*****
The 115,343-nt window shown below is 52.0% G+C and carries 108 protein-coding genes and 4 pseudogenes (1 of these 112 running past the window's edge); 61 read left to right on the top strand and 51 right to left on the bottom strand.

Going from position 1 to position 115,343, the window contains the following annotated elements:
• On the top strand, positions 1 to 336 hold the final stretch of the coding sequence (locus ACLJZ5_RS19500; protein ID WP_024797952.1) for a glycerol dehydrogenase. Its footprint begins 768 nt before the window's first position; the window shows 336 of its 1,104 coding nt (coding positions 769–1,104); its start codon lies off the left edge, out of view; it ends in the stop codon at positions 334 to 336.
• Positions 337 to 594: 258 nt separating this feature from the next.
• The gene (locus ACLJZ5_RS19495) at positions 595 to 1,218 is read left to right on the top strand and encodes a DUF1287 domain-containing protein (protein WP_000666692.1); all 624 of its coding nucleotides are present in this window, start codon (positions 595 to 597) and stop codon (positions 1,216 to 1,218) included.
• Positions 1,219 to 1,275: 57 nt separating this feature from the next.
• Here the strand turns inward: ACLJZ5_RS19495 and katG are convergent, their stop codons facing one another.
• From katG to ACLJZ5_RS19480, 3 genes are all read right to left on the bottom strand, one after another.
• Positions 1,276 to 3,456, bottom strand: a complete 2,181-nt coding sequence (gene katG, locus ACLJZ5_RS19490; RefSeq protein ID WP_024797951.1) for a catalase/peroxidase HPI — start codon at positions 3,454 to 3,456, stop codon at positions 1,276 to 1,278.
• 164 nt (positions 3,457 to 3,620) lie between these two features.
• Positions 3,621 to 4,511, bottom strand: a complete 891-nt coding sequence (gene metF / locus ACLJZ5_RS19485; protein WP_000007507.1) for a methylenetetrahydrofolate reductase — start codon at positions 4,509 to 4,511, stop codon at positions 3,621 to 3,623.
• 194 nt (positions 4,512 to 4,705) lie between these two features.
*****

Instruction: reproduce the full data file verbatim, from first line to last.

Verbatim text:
The 115,343-nt window shown below is 52.0% G+C and carries 108 protein-coding genes and 4 pseudogenes (1 of these 112 running past the window's edge); 61 read left to right on the top strand and 51 right to left on the bottom strand.

Going from position 1 to position 115,343, the window contains the following annotated elements:
• On the top strand, positions 1 to 336 hold the final stretch of the coding sequence (locus ACLJZ5_RS19500; protein ID WP_024797952.1) for a glycerol dehydrogenase. Its footprint begins 768 nt before the window's first position; the window shows 336 of its 1,104 coding nt (coding positions 769–1,104); its start codon lies off the left edge, out of view; it ends in the stop codon at positions 334 to 336.
• Positions 337 to 594: 258 nt separating this feature from the next.
• The gene (locus ACLJZ5_RS19495) at positions 595 to 1,218 is read left to right on the top strand and encodes a DUF1287 domain-containing protein (protein WP_000666692.1); all 624 of its coding nucleotides are present in this window, start codon (positions 595 to 597) and stop codon (positions 1,216 to 1,218) included.
• Positions 1,219 to 1,275: 57 nt separating this feature from the next.
• Here the strand turns inward: ACLJZ5_RS19495 and katG are convergent, their stop codons facing one another.
• From katG to ACLJZ5_RS19480, 3 genes are all read right to left on the bottom strand, one after another.
• Positions 1,276 to 3,456, bottom strand: a complete 2,181-nt coding sequence (gene katG, locus ACLJZ5_RS19490; RefSeq protein ID WP_024797951.1) for a catalase/peroxidase HPI — start codon at positions 3,454 to 3,456, stop codon at positions 1,276 to 1,278.
• 164 nt (positions 3,457 to 3,620) lie between these two features.
• Positions 3,621 to 4,511, bottom strand: a complete 891-nt coding sequence (gene metF / locus ACLJZ5_RS19485; protein WP_000007507.1) for a methylenetetrahydrofolate reductase — start codon at positions 4,509 to 4,511, stop codon at positions 3,621 to 3,623.
• 194 nt (positions 4,512 to 4,705) lie between these two features.